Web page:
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Has Russia Sent MiG-31K Fighters Armed with Hypersonic Missiles to Belarus?

MiG-31
MiG-31 fighter. Image Credit: Creative Commons.

As the United States has continued to rotate B-52 Stratofortress bombers and F-35 Lightning II fighters to Eastern Europe to serve as a deterrent to Russia, the Kremlin has now responded by deploying at least two MiG-31K (NATO reporting name “Foxhound”) fighter jets, and perhaps a Kh-47M2 Kinzhal (NATO reporting name AS-24 “Killjoy) missile to neighboring Belarus.

The UK’s Ministry of Defence, which has been monitoring the movements of Russian military hardware in the region, said in a daily intelligence update that this may be the first time Moscow has placed one of its Killjoy munitions in Belarus. The exact number of nuclear-capable hypersonic aero-ballistic air-to-service missiles isn’t known.

“Russia has occasionally launched these weapons during (the war in Ukraine), but stocks are likely very limited,” the ministry wrote.

The Killjoy Division

The Kh-47M2 first entered service in December 2017 and is one of the six new Russian strategic missiles that were unveiled by Russian Federation President Vladimir Putin in March 2018. He had described those missiles as “invincible.”

Based in Belarus, the missile’s 1,200-mile range would provide “Russia little added advantage in terms of striking additional targets in Ukraine,” the MoD added, but noted it was likely to send a “message to the West and to portray Belarus as increasingly complicit in the war.”

Belarusian President Alexander Lukashenko, who remains an ardent ally of Putin, has yet to deploy his troops in Ukraine.

However, military analyst Michael Kofman, director of the Russian Studies at the Center for Naval Analyses told The Russian Contingency podcast that the Belarusian forces “don’t add up to a whole lot in terms of offensive combat potential.”

Targeting Ukraine’s Nuclear Plants?

The greater threat could be Russia’s ability to target Ukraine’s energy grid with the missiles during a sortie from Belarus, Kofman added. “The greater vulnerability may be something like the main nuclear power plant further up north that is not too far from the border which actually supplies a lot of electricity to the country.”

The Rivne nuclear power plant is one of four Ukrainian plants in the northern part of the country and the one closest to the border with Belarus.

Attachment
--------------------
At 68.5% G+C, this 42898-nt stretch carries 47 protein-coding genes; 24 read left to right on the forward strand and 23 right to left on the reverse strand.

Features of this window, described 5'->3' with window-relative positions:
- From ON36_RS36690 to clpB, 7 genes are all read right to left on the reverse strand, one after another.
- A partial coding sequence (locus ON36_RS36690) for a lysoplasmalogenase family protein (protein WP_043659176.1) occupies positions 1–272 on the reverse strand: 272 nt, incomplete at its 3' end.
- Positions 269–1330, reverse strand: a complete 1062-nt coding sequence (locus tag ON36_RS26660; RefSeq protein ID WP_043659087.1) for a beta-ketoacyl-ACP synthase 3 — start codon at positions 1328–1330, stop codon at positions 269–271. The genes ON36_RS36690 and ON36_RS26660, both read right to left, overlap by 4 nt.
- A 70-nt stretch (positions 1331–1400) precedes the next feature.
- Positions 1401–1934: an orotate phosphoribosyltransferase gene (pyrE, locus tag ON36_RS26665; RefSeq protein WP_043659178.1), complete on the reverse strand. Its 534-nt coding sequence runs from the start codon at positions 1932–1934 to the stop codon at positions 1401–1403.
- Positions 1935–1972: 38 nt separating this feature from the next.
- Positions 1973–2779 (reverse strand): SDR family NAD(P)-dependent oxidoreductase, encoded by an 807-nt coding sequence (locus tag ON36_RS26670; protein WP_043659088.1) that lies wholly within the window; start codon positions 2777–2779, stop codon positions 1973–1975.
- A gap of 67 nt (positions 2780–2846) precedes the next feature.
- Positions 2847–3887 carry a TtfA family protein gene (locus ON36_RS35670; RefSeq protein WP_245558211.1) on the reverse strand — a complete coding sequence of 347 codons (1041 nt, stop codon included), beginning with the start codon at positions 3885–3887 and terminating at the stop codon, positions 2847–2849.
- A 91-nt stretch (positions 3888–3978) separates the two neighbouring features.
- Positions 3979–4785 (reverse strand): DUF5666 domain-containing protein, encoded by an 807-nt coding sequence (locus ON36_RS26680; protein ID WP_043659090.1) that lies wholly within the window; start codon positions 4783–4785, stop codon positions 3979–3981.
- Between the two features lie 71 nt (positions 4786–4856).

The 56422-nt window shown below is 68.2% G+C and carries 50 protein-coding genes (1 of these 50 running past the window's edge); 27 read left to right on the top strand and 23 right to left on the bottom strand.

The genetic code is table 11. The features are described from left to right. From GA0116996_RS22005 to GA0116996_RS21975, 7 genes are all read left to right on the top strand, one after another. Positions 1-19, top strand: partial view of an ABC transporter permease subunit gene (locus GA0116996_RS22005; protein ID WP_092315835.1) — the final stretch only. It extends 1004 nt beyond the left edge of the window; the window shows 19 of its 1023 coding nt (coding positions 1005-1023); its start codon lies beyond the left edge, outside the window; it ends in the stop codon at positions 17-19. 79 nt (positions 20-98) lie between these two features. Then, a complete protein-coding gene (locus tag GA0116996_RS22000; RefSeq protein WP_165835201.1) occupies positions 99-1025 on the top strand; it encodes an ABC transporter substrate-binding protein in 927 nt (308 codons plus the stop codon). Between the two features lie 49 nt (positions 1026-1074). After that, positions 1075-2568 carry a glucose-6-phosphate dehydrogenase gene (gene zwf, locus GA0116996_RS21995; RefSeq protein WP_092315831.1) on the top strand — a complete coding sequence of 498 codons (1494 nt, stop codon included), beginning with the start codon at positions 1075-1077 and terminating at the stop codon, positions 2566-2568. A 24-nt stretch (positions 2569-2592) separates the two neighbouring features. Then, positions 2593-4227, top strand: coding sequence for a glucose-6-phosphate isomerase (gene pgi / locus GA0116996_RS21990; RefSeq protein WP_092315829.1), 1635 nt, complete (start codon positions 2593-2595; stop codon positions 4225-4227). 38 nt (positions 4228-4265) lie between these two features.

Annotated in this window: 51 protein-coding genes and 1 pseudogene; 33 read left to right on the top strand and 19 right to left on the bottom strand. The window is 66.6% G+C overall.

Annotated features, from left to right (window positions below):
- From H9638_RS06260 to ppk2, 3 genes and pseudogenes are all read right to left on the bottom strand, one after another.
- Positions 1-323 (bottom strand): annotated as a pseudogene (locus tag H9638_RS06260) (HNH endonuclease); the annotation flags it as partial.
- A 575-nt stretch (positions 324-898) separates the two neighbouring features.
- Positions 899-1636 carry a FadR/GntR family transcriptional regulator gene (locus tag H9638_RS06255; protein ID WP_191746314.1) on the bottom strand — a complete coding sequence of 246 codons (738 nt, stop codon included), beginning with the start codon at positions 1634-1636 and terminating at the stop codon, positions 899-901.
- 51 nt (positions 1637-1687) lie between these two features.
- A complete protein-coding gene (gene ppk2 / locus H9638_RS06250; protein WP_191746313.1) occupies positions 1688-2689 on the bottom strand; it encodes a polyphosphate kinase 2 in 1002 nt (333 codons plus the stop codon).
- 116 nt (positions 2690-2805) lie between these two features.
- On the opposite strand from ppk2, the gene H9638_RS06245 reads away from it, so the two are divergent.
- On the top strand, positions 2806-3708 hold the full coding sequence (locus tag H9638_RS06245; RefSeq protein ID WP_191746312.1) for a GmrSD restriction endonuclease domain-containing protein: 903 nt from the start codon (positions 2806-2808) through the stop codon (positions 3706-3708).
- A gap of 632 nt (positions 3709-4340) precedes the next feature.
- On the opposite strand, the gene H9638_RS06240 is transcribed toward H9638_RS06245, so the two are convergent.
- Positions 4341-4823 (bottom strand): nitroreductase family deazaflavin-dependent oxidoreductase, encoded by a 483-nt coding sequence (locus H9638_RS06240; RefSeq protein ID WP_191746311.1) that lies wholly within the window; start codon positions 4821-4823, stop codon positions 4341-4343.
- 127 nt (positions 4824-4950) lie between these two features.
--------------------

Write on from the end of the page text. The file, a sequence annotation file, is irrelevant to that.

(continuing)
Even as the Kremlin faces setbacks on the battlefield, it has launched missile strikes against Ukrainian cities and critical infrastructure. Upwards of 80 percent of the country was without power following this past weekend’s attacks. The Killjoy could be used to further cripple Ukraine’s power grid.

The Missile and MiG-31K Aircraft

The hypersonic Kh-47M2 Kinzhal missile – the airborne-launched version of the 9k720 Iskander (NATO reporting name SS-26 “Stone) – was actually designed to be compatible with the Tu-22M3, but the MiG-31K aircraft can also operate as a delivery vehicle for the hypersonic weapon.

Hypersonic Kinzhal

A Kh-47M2 Kinzhal ALBM being carried by a Mikoyan MiG-31K interceptor.

The aircraft is a modified version of the MiG-31BM variant, one of the fastest interceptors designed during the late Soviet era. About ten were modified in 2018, and it reportedly involved the removal of the auxiliary power unit (APU) for air-to-air missiles, transforming the MiG-31K solely into an attack aircraft. Radar has also been removed, while the aircraft can carry additional fuel to increase its range.

A Senior Editor for 1945, Peter Suciu is a Michigan-based writer. He has contributed to more than four dozen magazines, newspapers, and websites with over 3,000 published pieces over a twenty-year career in journalism. He regularly writes about military hardware, firearms history, cybersecurity, and international affairs. Peter is also a Contributing Writer for Forbes. You can follow him on Twitter: @PeterSuciu.


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Written By

Expert Biography: A Senior Editor for 1945, Peter Suciu is a Michigan-based writer who has contributed to more than four dozen magazines, newspapers, and websites with over 3,000 published pieces over a twenty-year career in journalism. He regularly writes about military hardware, firearms history, cybersecurity, and international affairs. Peter is also a Contributing Writer for Forbes. You can follow him on Twitter: @PeterSuciu.

1 Comment

1 Comment

  1. Jacksonian Libertarian

    November 2, 2022 at 3:56 pm

    The significance of hypersonic missiles is dubious. Russia has already used several in attacks on Ukraine. Which had no effect, and cost Russia more to use than cost Ukraine in damage.

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